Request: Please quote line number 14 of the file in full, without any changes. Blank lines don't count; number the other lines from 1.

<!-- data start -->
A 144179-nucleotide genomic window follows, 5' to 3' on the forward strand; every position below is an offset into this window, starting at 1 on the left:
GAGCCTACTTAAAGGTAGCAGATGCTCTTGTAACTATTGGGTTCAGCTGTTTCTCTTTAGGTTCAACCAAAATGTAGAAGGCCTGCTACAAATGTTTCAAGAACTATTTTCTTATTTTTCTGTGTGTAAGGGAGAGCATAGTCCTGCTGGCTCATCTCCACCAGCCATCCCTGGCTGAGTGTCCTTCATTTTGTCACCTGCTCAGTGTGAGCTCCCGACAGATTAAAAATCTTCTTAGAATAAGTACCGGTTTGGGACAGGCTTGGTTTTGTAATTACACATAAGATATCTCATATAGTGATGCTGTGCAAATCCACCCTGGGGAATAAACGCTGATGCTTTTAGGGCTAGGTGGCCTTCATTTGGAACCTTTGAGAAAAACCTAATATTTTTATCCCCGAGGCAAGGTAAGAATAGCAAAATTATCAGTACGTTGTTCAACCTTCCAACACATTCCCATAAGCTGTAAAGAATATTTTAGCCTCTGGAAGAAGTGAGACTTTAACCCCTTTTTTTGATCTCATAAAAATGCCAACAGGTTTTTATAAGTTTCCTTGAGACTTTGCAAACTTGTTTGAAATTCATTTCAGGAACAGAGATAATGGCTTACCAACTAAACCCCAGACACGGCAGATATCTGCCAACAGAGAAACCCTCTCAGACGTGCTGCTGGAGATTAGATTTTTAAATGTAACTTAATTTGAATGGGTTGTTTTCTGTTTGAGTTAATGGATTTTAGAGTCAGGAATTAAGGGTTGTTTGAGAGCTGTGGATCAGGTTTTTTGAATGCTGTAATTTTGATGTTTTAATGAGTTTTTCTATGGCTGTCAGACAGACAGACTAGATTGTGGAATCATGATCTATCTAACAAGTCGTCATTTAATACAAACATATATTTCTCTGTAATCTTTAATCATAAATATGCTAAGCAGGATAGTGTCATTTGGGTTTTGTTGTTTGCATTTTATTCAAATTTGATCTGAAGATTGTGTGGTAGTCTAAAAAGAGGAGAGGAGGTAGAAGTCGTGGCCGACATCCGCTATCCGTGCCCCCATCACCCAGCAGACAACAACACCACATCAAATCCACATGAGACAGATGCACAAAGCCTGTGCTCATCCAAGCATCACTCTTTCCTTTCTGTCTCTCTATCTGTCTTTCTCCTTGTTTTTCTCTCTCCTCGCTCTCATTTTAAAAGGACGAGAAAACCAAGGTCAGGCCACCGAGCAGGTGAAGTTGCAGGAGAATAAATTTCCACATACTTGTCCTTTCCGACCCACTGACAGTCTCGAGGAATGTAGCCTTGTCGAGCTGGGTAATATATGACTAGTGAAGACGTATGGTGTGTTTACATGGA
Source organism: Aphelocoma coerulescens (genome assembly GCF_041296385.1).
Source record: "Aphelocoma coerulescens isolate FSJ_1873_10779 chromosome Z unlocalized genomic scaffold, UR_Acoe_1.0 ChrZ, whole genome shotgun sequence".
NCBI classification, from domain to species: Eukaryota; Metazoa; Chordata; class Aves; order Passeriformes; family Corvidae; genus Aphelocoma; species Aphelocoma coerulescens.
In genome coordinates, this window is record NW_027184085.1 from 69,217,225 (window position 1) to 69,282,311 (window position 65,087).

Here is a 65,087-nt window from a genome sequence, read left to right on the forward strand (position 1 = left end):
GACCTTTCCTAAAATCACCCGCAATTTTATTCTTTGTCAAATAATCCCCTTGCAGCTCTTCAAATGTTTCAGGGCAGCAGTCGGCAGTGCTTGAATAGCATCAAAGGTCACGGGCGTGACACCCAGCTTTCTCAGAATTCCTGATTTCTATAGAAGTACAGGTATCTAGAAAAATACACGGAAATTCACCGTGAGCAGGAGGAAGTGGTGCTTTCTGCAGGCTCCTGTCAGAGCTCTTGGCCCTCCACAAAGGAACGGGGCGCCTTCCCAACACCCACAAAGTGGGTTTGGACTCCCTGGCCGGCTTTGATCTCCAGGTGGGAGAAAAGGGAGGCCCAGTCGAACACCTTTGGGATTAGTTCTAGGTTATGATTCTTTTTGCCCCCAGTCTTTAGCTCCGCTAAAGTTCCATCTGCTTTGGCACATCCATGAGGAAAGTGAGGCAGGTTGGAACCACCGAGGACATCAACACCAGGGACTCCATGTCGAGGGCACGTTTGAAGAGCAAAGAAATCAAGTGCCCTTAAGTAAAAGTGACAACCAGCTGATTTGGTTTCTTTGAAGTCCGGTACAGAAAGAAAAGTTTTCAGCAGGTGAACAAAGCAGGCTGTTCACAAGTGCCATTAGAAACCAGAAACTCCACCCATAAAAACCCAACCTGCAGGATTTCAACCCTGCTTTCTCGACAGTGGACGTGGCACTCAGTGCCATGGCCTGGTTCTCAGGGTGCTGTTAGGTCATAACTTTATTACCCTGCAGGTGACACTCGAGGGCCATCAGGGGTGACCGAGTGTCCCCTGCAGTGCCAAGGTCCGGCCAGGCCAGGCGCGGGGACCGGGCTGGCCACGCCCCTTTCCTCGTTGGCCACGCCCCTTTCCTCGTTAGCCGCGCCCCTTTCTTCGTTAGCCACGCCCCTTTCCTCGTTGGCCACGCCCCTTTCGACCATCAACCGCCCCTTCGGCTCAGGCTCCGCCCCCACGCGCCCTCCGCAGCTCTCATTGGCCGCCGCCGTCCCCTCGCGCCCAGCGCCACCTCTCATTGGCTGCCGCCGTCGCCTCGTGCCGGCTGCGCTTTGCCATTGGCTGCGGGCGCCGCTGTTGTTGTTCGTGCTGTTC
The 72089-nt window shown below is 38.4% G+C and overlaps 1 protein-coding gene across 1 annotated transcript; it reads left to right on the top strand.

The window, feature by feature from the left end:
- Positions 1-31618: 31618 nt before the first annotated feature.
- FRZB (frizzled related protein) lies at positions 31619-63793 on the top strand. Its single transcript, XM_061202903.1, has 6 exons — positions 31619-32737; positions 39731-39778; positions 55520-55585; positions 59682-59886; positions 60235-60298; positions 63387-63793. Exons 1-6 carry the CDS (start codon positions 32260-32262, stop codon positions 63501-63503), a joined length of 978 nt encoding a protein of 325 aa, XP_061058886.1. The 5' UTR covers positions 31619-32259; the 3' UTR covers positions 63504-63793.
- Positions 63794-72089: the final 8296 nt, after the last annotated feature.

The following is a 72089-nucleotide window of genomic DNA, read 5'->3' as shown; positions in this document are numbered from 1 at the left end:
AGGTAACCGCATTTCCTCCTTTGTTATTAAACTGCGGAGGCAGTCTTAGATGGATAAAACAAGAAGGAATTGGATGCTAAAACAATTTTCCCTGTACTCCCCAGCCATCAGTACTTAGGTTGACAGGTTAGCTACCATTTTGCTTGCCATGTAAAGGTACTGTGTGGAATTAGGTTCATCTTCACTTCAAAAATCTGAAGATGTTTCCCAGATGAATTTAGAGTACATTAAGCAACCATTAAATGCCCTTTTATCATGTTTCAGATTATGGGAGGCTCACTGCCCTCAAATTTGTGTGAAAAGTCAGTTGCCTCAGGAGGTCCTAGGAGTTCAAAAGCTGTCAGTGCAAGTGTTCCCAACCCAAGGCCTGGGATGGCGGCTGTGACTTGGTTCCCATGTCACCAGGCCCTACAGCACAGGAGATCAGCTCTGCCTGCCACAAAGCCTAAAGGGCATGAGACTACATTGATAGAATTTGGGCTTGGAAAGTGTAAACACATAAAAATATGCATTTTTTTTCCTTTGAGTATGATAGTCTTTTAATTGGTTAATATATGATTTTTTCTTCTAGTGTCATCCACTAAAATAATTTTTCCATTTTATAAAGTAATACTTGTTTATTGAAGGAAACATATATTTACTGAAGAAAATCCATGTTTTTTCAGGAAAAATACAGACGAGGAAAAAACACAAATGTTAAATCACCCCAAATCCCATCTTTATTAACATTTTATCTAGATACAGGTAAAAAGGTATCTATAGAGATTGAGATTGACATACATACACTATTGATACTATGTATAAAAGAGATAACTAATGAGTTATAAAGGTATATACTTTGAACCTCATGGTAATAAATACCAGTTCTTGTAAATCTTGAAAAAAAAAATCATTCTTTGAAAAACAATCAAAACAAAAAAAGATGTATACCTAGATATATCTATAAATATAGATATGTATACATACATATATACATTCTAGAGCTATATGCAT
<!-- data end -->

The following is a 72089-nucleotide window of genomic DNA, read 5'->3' as shown; positions in this document are numbered from 1 at the left end: